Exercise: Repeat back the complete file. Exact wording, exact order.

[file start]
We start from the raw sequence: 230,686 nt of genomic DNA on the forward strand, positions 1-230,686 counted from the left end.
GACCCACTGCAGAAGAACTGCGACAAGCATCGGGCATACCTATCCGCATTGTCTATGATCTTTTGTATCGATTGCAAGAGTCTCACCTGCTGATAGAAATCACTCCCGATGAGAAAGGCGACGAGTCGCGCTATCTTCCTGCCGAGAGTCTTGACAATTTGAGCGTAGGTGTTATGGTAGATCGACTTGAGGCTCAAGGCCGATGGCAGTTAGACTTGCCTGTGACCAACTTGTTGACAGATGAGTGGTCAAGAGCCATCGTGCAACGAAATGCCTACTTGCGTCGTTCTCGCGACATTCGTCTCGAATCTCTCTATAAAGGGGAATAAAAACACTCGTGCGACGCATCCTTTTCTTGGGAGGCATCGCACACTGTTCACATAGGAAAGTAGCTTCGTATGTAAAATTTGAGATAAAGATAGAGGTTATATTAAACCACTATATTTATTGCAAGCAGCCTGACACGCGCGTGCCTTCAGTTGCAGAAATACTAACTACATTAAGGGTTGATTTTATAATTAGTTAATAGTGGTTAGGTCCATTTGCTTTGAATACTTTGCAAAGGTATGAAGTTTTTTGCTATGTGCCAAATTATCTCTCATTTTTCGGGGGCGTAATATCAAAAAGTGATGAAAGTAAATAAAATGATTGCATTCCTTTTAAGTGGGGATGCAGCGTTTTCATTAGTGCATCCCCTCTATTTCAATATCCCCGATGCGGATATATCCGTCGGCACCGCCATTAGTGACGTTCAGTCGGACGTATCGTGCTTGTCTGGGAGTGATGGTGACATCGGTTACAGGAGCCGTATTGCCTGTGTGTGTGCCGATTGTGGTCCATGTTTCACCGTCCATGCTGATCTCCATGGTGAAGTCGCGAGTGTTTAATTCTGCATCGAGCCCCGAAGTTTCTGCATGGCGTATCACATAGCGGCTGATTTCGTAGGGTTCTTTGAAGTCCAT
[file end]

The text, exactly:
We start from the raw sequence: 230,686 nt of genomic DNA on the forward strand, positions 1-230,686 counted from the left end.
GACCCACTGCAGAAGAACTGCGACAAGCATCGGGCATACCTATCCGCATTGTCTATGATCTTTTGTATCGATTGCAAGAGTCTCACCTGCTGATAGAAATCACTCCCGATGAGAAAGGCGACGAGTCGCGCTATCTTCCTGCCGAGAGTCTTGACAATTTGAGCGTAGGTGTTATGGTAGATCGACTTGAGGCTCAAGGCCGATGGCAGTTAGACTTGCCTGTGACCAACTTGTTGACAGATGAGTGGTCAAGAGCCATCGTGCAACGAAATGCCTACTTGCGTCGTTCTCGCGACATTCGTCTCGAATCTCTCTATAAAGGGGAATAAAAACACTCGTGCGACGCATCCTTTTCTTGGGAGGCATCGCACACTGTTCACATAGGAAAGTAGCTTCGTATGTAAAATTTGAGATAAAGATAGAGGTTATATTAAACCACTATATTTATTGCAAGCAGCCTGACACGCGCGTGCCTTCAGTTGCAGAAATACTAACTACATTAAGGGTTGATTTTATAATTAGTTAATAGTGGTTAGGTCCATTTGCTTTGAATACTTTGCAAAGGTATGAAGTTTTTTGCTATGTGCCAAATTATCTCTCATTTTTCGGGGGCGTAATATCAAAAAGTGATGAAAGTAAATAAAATGATTGCATTCCTTTTAAGTGGGGATGCAGCGTTTTCATTAGTGCATCCCCTCTATTTCAATATCCCCGATGCGGATATATCCGTCGGCACCGCCATTAGTGACGTTCAGTCGGACGTATCGTGCTTGTCTGGGAGTGATGGTGACATCGGTTACAGGAGCCGTATTGCCTGTGTGTGTGCCGATTGTGGTCCATGTTTCACCGTCCATGCTGATCTCCATGGTGAAGTCGCGAGTGTTTAATTCTGCATCGAGCCCCGAAGTTTCTGCATGGCGTATCACATAGCGGCTGATTTCGTAGGGTTCTTTGAAGTCCAT